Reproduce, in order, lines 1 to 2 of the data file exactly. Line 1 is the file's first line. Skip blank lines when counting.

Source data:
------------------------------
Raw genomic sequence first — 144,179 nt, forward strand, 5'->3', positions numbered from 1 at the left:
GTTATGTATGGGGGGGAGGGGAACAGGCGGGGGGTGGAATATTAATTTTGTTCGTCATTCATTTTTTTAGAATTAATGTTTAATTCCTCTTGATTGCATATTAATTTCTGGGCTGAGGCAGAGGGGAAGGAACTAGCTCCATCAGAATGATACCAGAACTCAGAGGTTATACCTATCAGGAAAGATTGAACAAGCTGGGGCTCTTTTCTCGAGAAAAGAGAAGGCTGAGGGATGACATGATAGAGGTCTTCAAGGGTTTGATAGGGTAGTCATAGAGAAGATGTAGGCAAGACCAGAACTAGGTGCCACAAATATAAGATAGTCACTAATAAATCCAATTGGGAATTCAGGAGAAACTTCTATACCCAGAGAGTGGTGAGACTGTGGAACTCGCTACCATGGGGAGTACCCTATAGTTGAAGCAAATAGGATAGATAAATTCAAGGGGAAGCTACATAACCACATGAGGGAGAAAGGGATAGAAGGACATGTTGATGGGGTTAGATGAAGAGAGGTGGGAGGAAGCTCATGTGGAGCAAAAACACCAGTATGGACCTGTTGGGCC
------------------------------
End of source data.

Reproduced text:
Raw genomic sequence first — 144,179 nt, forward strand, 5'->3', positions numbered from 1 at the left:
GTTATGTATGGGGGGGAGGGGAACAGGCGGGGGGTGGAATATTAATTTTGTTCGTCATTCATTTTTTTAGAATTAATGTTTAATTCCTCTTGATTGCATATTAATTTCTGGGCTGAGGCAGAGGGGAAGGAACTAGCTCCATCAGAATGATACCAGAACTCAGAGGTTATACCTATCAGGAAAGATTGAACAAGCTGGGGCTCTTTTCTCGAGAAAAGAGAAGGCTGAGGGATGACATGATAGAGGTCTTCAAGGGTTTGATAGGGTAGTCATAGAGAAGATGTAGGCAAGACCAGAACTAGGTGCCACAAATATAAGATAGTCACTAATAAATCCAATTGGGAATTCAGGAGAAACTTCTATACCCAGAGAGTGGTGAGACTGTGGAACTCGCTACCATGGGGAGTACCCTATAGTTGAAGCAAATAGGATAGATAAATTCAAGGGGAAGCTACATAACCACATGAGGGAGAAAGGGATAGAAGGACATGTTGATGGGGTTAGATGAAGAGAGGTGGGAGGAAGCTCATGTGGAGCAAAAACACCAGTATGGACCTGTTGGGCC